Industrial Marketing 101: Creating Viral Content


Marketers are chasing that elusive “viral” post to help their brand take off. What can you do to get a head start?

Creating articles, stories and images – content – is the industrial marketing fuel that powers social and internet media. In our annual marketing survey, one of the frustrations our respondents frequently reported was difficulty in finding time to create compelling content.

Anyone who blogs or produces regular website content – whether it be a blog, white papers or infographics – dreams of the day when their content goes viral. For industrial marketers who (they themselves believe) work in “unsexy” industries, “viral” isn’t realistic.

But, the following advice from SocialMouths will certainly help you come up with topics your readers will find interesting – even when you have a terrible case of writer’s block.

The best marketing is about producing content and resources that don’t look like marketing at all. They are things that help your consumer. That’s it. End of story.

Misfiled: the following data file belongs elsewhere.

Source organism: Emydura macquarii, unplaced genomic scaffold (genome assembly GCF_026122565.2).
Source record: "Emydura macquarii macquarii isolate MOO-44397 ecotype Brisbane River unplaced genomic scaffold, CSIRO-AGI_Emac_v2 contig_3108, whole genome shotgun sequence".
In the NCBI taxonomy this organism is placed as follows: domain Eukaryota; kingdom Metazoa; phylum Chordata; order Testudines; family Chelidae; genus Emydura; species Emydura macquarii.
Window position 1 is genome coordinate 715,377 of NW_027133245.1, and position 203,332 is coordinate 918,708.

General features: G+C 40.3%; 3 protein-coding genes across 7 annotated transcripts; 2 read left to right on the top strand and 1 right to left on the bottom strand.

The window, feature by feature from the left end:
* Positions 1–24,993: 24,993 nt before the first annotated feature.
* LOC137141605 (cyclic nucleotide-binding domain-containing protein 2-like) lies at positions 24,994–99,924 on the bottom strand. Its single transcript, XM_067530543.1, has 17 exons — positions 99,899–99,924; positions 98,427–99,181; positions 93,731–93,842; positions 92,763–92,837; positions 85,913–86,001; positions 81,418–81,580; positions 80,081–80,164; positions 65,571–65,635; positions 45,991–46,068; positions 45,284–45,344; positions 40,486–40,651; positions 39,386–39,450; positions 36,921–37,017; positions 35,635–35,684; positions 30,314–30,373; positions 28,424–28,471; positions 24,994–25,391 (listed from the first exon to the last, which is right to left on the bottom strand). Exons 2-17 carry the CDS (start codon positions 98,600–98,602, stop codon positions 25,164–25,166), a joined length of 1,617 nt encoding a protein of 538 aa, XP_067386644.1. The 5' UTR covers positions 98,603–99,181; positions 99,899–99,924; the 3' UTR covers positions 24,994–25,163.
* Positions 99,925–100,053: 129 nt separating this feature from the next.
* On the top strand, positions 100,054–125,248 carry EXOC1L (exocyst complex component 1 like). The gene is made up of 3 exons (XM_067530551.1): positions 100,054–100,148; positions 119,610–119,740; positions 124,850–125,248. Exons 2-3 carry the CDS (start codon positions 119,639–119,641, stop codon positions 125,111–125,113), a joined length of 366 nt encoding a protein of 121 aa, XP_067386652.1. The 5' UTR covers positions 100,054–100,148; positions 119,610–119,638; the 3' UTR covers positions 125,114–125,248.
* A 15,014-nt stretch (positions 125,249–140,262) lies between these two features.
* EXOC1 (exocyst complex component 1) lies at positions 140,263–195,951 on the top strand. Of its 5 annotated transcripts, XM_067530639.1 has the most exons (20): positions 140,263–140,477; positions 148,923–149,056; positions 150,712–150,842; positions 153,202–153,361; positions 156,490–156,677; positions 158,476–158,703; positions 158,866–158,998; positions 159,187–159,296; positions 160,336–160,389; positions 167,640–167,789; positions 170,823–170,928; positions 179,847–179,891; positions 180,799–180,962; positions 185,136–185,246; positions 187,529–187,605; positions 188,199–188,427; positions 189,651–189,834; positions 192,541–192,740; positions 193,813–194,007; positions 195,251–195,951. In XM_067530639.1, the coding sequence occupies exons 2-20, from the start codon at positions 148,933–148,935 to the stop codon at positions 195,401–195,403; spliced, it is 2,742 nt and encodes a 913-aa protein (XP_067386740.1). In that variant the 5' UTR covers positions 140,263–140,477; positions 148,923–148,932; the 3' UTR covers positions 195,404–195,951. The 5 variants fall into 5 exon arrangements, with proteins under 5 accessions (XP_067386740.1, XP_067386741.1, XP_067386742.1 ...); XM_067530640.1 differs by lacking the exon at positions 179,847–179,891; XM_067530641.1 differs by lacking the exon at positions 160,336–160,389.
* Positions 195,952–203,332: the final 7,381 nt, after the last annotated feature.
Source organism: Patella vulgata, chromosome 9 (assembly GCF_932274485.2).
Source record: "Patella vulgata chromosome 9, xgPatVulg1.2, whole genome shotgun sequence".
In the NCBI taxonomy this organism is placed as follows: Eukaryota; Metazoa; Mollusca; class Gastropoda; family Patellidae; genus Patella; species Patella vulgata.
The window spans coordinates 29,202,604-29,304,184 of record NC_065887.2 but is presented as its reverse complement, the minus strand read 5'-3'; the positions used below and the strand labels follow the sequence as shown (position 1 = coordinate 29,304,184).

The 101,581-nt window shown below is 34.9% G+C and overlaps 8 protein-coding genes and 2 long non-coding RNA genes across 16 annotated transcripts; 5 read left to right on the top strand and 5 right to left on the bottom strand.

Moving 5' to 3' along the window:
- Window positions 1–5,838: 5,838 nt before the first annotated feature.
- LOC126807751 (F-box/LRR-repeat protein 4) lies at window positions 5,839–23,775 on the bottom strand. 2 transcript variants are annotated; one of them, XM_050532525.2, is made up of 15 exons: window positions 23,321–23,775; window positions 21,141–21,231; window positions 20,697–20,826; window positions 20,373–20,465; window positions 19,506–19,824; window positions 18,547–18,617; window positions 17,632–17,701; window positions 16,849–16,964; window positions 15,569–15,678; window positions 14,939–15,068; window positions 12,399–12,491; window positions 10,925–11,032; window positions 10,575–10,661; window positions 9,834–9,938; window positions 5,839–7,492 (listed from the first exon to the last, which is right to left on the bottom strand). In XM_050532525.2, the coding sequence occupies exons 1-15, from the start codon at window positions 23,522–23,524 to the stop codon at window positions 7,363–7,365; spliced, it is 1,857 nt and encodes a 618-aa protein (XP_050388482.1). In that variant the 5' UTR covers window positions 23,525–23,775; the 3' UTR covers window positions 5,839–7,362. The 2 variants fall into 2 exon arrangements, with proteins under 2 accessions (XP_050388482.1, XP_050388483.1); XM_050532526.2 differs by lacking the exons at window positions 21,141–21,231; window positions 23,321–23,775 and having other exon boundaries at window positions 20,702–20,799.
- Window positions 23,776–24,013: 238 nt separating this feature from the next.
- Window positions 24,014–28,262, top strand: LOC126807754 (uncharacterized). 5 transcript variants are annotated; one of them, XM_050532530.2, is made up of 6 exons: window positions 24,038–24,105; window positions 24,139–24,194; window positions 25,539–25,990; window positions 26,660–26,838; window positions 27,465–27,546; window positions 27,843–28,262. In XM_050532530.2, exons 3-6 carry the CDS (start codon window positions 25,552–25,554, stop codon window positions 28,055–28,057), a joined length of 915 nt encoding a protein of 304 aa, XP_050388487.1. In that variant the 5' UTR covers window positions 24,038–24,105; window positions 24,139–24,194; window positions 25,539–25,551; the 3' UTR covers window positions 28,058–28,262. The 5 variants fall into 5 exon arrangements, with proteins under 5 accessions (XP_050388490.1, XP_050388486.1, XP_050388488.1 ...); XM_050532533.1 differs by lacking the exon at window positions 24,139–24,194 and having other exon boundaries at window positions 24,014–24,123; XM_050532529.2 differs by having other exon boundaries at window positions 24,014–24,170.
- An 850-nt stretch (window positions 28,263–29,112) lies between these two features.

So if your focus is on making your brand look awesome, you will come across as self-promotional and your content will read like a traditional advertisement.

Your content should not be about your company or your brand. Your blog should not contain articles that only talk about your brand. Instead, your focus should always be on your target consumers. Think about what kind of content, topics and resources they would seek out and read.

Once in a while it’s okay to share the latest news pertaining to your brand such as a new product release. Just make it interesting and make sure that you don’t share a lot of this type of content.

Instead of writing content that is centered around your brand, write content that is centered around the needs of your target consumers and current customers.

Ask yourself the following questions and see if each one sparks a content idea or post topic.

  1. What type of blogs would my consumers be attracted to?
  2. What pain points do they experience that I can solve with content?
  3. What is the age demographic of most of my consumers? (Based on this, think of what social media channels they may or may not be part of)
  4. Is there a difficult part of the buying process that I can make easier with advice and tips?
  5. Go on sites like Quora and G+ groups and see what kinds of questions people are asking about the niche your brand falls into. Use these questions as topics for posts and white papers.

By focusing on writing content that your consumers are reading, your brand just looks awesome by default.

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